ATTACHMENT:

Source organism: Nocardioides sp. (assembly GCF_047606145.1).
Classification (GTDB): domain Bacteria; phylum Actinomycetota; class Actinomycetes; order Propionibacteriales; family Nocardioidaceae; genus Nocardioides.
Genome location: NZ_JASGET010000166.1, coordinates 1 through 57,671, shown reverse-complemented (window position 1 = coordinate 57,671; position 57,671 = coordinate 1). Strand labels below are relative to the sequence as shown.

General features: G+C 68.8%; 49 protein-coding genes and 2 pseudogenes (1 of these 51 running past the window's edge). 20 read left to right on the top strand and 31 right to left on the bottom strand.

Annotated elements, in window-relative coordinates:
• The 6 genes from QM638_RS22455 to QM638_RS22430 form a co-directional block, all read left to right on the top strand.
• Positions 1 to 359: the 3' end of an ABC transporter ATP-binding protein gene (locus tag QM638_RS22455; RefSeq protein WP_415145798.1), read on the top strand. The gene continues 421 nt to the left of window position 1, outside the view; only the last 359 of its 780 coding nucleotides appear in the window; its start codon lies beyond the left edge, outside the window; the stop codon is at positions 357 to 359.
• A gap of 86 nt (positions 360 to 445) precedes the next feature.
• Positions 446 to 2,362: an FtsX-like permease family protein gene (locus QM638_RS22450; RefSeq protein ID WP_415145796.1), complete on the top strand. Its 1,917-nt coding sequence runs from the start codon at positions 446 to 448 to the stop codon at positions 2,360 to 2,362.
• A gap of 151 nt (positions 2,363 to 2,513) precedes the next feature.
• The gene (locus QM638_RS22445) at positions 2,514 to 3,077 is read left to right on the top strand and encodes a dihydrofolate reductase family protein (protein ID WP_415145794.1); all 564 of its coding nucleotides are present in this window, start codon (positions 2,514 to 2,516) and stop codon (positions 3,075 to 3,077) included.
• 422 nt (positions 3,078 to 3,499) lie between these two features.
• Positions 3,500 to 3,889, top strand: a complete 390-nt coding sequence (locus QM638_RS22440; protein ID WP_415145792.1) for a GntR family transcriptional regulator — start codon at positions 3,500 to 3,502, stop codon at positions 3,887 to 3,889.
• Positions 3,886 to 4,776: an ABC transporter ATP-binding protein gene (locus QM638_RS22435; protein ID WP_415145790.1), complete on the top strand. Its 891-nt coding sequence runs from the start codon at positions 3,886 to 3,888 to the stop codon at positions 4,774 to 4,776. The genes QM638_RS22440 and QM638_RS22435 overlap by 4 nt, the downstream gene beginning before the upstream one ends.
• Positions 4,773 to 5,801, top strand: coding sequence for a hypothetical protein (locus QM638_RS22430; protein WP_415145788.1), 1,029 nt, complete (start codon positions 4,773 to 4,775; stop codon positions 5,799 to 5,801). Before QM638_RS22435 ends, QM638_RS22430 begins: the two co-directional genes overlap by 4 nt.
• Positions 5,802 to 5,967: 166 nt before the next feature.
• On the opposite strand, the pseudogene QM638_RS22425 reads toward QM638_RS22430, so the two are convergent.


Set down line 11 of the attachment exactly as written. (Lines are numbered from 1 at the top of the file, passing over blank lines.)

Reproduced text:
• The gene (locus QM638_RS22445) at positions 2,514 to 3,077 is read left to right on the top strand and encodes a dihydrofolate reductase family protein (protein ID WP_415145794.1); all 564 of its coding nucleotides are present in this window, start codon (positions 2,514 to 2,516) and stop codon (positions 3,075 to 3,077) included.